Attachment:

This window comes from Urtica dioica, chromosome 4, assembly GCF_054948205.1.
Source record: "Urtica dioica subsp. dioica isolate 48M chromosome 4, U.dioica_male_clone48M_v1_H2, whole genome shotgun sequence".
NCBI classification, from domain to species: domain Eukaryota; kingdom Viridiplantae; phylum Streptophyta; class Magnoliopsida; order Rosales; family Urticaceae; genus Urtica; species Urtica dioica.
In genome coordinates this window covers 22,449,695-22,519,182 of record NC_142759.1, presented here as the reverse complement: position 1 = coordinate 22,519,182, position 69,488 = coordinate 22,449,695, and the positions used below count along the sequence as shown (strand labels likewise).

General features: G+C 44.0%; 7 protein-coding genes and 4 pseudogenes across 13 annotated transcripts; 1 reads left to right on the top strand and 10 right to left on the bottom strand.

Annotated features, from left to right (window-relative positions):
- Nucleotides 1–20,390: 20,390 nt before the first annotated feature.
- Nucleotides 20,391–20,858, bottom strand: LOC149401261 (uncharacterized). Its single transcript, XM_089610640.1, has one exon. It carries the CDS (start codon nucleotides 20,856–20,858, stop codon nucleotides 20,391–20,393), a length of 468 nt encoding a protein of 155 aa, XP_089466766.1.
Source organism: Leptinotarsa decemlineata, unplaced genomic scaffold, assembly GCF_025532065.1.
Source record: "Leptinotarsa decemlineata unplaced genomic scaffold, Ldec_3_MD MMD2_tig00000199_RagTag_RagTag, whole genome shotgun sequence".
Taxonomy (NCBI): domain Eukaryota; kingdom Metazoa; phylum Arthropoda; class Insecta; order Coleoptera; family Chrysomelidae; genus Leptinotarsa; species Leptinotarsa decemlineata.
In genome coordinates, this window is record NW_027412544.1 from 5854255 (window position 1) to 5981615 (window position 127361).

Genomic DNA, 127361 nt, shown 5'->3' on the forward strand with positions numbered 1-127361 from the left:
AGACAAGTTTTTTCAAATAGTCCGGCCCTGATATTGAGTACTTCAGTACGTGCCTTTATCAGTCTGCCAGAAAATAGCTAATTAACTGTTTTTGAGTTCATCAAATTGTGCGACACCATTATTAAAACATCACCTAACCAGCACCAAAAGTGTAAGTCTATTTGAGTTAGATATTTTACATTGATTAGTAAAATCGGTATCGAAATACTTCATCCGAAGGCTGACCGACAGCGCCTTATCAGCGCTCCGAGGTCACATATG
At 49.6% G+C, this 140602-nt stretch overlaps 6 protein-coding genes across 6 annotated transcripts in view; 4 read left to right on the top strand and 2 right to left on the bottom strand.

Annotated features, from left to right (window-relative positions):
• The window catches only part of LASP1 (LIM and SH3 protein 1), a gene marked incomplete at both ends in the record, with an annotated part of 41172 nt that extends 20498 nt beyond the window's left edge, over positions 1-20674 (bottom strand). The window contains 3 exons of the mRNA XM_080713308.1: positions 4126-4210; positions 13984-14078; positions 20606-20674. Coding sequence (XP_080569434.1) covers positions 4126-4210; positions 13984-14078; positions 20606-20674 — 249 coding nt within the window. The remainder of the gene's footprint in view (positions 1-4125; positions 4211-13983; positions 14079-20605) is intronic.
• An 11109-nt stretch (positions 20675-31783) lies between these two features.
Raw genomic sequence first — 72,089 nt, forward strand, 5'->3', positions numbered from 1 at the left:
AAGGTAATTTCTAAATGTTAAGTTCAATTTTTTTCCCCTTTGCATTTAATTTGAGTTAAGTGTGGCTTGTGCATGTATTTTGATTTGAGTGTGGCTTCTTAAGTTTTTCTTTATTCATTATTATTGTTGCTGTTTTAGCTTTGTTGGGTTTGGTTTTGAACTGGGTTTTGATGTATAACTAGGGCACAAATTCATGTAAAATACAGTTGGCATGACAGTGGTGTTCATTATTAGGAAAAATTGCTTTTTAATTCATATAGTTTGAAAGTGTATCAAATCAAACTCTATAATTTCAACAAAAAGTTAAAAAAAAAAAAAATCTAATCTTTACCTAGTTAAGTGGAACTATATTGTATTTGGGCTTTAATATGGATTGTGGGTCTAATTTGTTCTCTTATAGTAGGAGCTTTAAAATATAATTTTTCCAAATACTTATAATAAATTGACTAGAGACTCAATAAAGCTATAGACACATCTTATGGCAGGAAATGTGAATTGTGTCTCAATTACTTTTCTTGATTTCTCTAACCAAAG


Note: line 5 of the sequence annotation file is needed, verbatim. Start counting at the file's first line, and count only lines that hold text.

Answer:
General features: G+C 44.0%; 7 protein-coding genes and 4 pseudogenes across 13 annotated transcripts; 1 reads left to right on the top strand and 10 right to left on the bottom strand.